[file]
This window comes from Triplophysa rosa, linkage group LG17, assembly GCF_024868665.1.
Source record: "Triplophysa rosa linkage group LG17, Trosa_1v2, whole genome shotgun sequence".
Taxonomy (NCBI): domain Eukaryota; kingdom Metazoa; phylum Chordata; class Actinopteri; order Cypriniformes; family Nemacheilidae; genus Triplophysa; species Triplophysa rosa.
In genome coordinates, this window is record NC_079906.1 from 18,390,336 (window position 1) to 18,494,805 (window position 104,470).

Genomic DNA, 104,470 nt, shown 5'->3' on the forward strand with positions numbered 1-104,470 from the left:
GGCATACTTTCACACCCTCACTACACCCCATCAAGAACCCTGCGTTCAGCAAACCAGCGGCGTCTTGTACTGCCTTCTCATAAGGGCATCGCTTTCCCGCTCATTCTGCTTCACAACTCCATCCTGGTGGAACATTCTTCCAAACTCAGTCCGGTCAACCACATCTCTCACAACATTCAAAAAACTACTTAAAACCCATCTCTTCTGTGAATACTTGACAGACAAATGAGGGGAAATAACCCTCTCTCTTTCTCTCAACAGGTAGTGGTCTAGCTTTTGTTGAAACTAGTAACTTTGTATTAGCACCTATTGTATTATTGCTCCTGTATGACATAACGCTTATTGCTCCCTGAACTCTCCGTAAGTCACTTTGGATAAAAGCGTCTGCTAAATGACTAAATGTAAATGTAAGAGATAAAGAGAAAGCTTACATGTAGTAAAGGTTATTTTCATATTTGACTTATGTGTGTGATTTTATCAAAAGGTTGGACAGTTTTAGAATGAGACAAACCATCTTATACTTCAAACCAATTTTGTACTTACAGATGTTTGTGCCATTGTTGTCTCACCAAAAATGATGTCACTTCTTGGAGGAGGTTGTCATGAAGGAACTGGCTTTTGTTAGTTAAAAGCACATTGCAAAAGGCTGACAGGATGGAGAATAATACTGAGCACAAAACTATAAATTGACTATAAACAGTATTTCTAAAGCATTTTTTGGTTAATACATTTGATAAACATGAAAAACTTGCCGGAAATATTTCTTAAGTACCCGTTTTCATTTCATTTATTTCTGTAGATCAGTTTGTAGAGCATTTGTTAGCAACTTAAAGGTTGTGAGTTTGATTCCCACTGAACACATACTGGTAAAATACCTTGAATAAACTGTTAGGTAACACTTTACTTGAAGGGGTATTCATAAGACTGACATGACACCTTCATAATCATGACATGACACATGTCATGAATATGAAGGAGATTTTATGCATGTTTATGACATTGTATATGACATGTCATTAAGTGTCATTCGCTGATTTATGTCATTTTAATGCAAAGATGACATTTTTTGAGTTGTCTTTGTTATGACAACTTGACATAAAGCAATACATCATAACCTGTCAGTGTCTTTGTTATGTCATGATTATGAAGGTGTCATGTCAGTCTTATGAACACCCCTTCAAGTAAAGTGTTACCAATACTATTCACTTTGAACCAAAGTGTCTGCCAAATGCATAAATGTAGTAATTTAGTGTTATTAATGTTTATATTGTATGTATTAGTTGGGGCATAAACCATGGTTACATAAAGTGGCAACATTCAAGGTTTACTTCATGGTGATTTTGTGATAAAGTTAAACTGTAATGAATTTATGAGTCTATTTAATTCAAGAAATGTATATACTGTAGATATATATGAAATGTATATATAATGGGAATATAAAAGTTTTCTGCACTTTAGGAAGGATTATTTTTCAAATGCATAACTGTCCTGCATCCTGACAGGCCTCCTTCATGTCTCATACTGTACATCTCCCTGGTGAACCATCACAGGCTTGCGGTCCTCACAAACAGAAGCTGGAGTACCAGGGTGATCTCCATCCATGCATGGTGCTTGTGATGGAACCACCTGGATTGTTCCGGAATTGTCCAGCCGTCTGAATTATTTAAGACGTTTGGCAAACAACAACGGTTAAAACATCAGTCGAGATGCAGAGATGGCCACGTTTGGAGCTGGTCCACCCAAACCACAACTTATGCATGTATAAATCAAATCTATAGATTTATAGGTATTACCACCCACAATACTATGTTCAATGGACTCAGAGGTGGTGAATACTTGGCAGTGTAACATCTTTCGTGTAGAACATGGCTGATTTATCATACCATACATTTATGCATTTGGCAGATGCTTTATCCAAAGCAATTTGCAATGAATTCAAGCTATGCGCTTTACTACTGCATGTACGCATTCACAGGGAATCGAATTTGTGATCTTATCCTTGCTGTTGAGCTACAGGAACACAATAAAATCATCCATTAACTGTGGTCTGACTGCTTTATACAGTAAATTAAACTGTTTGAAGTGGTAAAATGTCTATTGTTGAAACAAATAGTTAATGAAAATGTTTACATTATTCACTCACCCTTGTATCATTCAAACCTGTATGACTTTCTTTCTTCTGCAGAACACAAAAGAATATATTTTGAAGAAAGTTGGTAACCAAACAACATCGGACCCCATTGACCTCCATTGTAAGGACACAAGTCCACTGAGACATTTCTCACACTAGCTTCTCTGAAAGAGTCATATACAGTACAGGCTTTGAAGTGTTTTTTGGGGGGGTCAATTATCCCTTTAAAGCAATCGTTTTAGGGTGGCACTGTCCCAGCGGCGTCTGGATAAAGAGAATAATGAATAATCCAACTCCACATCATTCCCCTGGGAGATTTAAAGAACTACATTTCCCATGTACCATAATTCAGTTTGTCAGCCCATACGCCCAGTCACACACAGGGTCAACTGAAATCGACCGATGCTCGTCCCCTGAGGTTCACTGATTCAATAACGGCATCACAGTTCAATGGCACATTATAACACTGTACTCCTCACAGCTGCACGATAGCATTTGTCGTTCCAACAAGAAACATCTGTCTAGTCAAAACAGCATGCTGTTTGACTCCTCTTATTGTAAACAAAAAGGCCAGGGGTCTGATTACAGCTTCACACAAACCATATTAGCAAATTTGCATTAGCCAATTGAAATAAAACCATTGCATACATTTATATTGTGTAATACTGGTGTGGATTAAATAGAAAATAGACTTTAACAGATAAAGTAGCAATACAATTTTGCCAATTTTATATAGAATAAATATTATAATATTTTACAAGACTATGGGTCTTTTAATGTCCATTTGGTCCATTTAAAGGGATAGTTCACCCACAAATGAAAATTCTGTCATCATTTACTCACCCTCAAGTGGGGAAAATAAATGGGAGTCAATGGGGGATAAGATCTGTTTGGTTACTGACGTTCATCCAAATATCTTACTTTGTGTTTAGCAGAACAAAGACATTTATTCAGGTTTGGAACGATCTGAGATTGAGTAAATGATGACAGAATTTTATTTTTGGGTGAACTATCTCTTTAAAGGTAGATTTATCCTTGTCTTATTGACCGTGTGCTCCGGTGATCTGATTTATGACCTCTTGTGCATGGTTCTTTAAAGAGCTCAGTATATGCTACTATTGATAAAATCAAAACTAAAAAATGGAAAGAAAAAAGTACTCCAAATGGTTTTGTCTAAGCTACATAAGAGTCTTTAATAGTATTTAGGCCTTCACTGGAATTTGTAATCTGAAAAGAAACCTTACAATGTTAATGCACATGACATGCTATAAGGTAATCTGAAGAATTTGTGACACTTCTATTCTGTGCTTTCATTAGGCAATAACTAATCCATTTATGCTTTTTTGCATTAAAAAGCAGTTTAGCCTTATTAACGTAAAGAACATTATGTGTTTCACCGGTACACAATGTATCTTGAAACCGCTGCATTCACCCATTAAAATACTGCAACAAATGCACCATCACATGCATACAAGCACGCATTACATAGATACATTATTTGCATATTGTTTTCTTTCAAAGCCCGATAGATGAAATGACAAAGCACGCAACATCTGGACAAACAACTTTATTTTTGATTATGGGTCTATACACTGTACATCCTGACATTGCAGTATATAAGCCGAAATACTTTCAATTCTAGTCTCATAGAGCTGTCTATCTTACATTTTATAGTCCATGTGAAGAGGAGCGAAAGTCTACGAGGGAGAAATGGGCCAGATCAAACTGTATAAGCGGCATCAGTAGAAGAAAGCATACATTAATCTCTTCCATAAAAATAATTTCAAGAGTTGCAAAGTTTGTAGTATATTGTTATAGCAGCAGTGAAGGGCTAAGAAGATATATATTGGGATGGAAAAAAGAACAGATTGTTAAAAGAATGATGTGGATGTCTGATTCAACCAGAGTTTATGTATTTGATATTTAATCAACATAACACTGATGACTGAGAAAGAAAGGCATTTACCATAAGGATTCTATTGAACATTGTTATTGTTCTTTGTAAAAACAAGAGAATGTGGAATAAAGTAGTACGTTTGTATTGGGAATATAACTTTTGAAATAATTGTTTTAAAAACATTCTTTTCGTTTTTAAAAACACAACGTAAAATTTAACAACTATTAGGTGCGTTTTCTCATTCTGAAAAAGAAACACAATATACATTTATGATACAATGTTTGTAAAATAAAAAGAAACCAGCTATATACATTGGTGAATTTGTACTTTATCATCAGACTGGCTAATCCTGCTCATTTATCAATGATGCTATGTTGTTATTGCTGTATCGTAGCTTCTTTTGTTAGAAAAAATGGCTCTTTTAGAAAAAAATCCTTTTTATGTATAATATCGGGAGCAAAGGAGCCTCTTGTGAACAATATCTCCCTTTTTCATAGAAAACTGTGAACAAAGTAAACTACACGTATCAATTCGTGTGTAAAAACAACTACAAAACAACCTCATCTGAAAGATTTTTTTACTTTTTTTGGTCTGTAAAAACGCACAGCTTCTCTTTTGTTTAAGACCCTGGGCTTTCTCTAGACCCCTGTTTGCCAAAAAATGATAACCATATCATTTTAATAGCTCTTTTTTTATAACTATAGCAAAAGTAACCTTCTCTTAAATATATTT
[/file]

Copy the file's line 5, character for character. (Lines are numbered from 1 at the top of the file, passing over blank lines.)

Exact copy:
Genomic DNA, 104,470 nt, shown 5'->3' on the forward strand with positions numbered 1-104,470 from the left: